Ye Funa, Cicicolia Ye, 2015. C-print mounted on aluminum sheet.
Our universe is full of a multitude of smaller, but no less significant, universes: realities created by the human mind. This concept lies at the heart of Self-Created Universe, a two-person exhibition by Chinese new media artists Ye Funa and Liang Ban. Now on at Klein Sun Gallery in New York City, the show features a number of multimedia works that dig into the media-saturated world that actively encourages self-created universes through technology and social media.
For the show, Ye presents Goddess, a series of videos in which she masquerades as 13 prominent or controversial female figures from history. In Legend of the Wellknowns, Funa assumes the avatar of Leonardo Da Vinci’s Mona Lisa, reimagining her as a “selfie goddess.” Liang, on the other hand, uses digital devices like smartphones to weave together a fictional narrative of things both invented and real. In the video piece Short Trip to the Moon, Liang plays a man struck dead by lightning while taking a photograph with a selfie stick.
Ye Funa, FriNa, 2015. C-print mounted on aluminum sheet. Images courtesy the artists and Klein Sun Gallery.
Ye says that what she does with Goddess is what she has been doing all along as an artist—understanding characters by impersonating them. In early works she impersonated all of her family members, realizing that it is better to put herself in someone else’s shoes rather than simply documenting them. “To be someone, I believe, is to undergo an inward experience, which is completely different than outward investigations,” says Ye. “To experience and learn is really one of my own ways of accessing the world. All these 13 females have something in themselves which I appreciate greatly, and it is through impersonation that I got closer to them.”
For Goddess, Ye’s point of departure for each portrait was usually a classical work of art. She rebuilds the characters through posing and parody. In addition to individual portraits that conjure works like the Mona Lisa, Man Ray’s photographs, and Ophelia (inspired by Sir John Everett Millais’ famous painting), she presents a three-channel video installation titled After Dinner Party, where she impersonates 13 female characters who showed up in her previous work The Supper of Goddess. The character illustrations, according to Ye, may run contrary to popular stereotypes.
A good example of this is Ye’s parody of the buxom Hungarian-Italia (and former Jeff Koons spouse and muse), Cicciolina. Her Cicciolina stands in the center and behaves, as Funa explains, “outstandingly.” She sees the porn star and politician as a sex advocate delivering all sentient beings from torment. To her left is Mary, inspired by Cindy Sherman’s portrait—a stand-in for maternity and selflessness. To Cicciolina’s right is Frida Kahlo, who Ye gives an androgynous face. An amazing artistic talent, Ye was also interested in Kahlo’s torment of knowing she could never mother a child.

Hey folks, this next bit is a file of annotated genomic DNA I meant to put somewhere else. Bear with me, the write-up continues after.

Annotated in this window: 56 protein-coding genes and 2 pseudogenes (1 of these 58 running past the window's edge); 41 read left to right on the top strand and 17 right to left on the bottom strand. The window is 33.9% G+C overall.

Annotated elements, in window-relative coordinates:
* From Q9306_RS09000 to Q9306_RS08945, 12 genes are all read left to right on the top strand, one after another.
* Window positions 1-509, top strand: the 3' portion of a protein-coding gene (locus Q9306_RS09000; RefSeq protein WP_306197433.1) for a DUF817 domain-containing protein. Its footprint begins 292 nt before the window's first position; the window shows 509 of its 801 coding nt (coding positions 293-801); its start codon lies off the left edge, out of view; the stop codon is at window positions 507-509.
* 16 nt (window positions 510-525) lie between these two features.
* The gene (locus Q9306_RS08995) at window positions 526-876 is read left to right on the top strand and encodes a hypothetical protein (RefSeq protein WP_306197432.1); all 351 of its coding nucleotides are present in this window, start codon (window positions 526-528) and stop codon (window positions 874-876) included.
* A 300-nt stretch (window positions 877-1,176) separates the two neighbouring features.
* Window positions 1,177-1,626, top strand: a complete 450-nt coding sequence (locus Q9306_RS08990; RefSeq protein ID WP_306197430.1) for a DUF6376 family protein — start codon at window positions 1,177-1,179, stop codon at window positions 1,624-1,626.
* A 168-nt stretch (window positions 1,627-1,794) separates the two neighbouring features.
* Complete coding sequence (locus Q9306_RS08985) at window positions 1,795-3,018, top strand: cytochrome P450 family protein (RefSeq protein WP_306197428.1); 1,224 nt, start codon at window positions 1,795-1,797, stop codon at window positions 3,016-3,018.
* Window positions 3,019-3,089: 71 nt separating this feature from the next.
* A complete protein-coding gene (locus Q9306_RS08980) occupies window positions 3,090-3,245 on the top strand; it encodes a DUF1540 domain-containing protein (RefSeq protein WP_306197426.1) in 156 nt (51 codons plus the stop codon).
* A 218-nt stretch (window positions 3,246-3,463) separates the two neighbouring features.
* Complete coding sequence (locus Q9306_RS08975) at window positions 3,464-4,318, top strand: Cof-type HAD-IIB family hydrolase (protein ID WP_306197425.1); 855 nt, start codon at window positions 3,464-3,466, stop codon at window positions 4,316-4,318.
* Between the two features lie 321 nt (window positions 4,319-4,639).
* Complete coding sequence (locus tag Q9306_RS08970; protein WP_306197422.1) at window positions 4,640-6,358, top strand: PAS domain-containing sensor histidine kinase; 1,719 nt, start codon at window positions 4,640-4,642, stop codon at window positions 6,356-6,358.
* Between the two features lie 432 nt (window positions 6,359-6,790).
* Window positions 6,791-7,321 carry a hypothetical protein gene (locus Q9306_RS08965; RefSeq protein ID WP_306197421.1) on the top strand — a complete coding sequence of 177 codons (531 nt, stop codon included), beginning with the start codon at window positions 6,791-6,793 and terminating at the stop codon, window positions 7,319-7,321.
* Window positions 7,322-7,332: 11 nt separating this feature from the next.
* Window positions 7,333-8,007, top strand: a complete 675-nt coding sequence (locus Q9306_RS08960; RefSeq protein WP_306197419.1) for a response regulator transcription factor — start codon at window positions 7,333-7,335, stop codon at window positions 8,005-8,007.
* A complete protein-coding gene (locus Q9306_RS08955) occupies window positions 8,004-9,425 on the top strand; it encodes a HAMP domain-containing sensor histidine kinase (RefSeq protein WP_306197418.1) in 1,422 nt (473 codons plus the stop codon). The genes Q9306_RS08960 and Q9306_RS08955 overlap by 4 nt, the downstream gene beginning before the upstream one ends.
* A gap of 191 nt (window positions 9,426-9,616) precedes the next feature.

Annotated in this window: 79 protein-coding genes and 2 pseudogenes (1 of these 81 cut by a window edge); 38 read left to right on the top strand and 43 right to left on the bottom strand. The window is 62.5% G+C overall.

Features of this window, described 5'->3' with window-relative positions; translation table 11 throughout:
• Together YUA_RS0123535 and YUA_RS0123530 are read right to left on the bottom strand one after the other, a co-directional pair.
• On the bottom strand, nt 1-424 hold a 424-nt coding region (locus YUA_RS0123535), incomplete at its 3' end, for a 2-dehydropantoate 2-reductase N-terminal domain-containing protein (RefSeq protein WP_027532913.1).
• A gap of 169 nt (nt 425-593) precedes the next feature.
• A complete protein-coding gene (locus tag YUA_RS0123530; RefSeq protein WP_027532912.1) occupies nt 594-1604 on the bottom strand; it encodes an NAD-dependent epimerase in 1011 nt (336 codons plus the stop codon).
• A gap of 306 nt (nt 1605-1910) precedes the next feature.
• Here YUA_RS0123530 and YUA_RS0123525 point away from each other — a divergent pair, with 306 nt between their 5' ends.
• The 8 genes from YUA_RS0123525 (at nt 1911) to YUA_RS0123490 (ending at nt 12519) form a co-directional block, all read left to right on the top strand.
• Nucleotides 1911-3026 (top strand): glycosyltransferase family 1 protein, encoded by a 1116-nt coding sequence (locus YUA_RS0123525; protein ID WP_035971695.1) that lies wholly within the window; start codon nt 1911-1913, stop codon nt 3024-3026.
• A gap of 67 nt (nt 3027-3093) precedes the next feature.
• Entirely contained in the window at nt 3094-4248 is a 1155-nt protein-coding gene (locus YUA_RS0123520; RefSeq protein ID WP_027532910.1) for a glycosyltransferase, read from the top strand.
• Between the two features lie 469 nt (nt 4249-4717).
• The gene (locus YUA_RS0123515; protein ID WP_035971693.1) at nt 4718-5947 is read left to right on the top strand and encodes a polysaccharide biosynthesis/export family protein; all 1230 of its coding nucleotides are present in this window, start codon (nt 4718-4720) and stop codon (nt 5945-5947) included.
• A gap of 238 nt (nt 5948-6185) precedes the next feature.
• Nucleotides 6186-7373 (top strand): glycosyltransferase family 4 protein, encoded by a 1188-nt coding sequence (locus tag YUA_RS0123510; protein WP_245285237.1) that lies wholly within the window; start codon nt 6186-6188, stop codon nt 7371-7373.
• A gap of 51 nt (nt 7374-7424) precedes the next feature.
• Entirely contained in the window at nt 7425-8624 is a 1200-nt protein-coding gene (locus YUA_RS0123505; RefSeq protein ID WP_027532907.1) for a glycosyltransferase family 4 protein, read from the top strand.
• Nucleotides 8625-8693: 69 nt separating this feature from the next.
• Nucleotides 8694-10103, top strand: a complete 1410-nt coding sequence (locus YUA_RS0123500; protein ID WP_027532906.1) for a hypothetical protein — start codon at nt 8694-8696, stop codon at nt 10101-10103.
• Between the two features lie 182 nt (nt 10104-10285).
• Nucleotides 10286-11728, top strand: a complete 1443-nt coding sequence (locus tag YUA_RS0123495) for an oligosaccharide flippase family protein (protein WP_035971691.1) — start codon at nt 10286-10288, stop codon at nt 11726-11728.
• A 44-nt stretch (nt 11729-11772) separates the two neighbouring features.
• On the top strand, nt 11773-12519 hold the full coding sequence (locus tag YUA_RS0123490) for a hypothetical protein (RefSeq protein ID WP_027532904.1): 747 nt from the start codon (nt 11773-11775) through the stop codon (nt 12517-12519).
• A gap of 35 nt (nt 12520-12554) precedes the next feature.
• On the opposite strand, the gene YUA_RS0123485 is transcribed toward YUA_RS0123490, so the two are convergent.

“All three of them represent three different types of women whose roles, given a specific moment, are transferrable,” she says. “Just think how fascinating it would be to imagine—based on history—a series of dialogues that take place among these goddesses.”
Ye Funa, Man Ray Yefu, 2015. C-print mounted on aluminum sheet
In Liang’s work, the self-created universe is again all about the real and invented or fabricated. For him, the real world represents some sort of goodness in a broad sense, but with a touch of sorrow. He sees fabrications as emotional, comparing it to the hyperbole in 8th century Chinese romantic poet Li Bai’s work.
“Through those fabrications you go beyond your existing knowledge, and reconceptualize the process in which everything around you—with a chaotic logic—experiences construction and destruction,” Liang explains. “So what is ‘real’ is nothing but how firmly you hold on to certain beliefs, and the ‘fabricated’ will be your fantasy about what is left of those beliefs. If love is real, hate will be fabricated.”
A still from Liang Ban’s Holy Friday video.
Though Liang’s concept of the self-created universe may sound quite serious, there is a healthy dose of humor and absurdism in his works. In fact, a random incident inspired his work Holy Friday.
As he recalls, one day he was almost hit by bird droppings that shared a great resemblance to the face of an old man. On the very same day he broke his smartphone screen. The broken screen also looked exactly like an old man with a bushy beard.
“I didn’t think that was a coincidence,” he says. “Instead, I believe that was my secret rendezvous with God. So, as shown in the video, I break a new screen because I want to see God again.”
Liang Ban, Magician of the Earth 2, fluorescent spray paint on raised relief map.
Liang’s work, Short Trip to the Moon, is included in the show as a criticism of how humans define beauty. When Ban looks at internet celebrities and “homebodies” taking selfies that all have a similar aesthetic, what he sees are “living corpses.” So, the video features him holding a selfie stick and becoming one of these living corpses.
Liang sees the world as both innocent and complicated, and that it will treat humans with the very attitude with which they treat it. In this game, he sees everyone as forming their own worldviews—their own self-created universes.
Ye Funa, ‘The Supper of Goddess’, 2015. C-print mounted on aluminum sheet.
“The self-created universe to me is about criticizing and imagining things based on all of the existing knowledge we have about the world,” says Liang. “[Then] expressing such criticisms and imaginations with an absolute freedom.”
“I think everyone ought to have his or her own self-created universe,” Ye adds. “And what your universe is like largely boils down to how you make it out on your own.”
Self-Created Universe runs until February 25th at Klein Sun Gallery in New York City.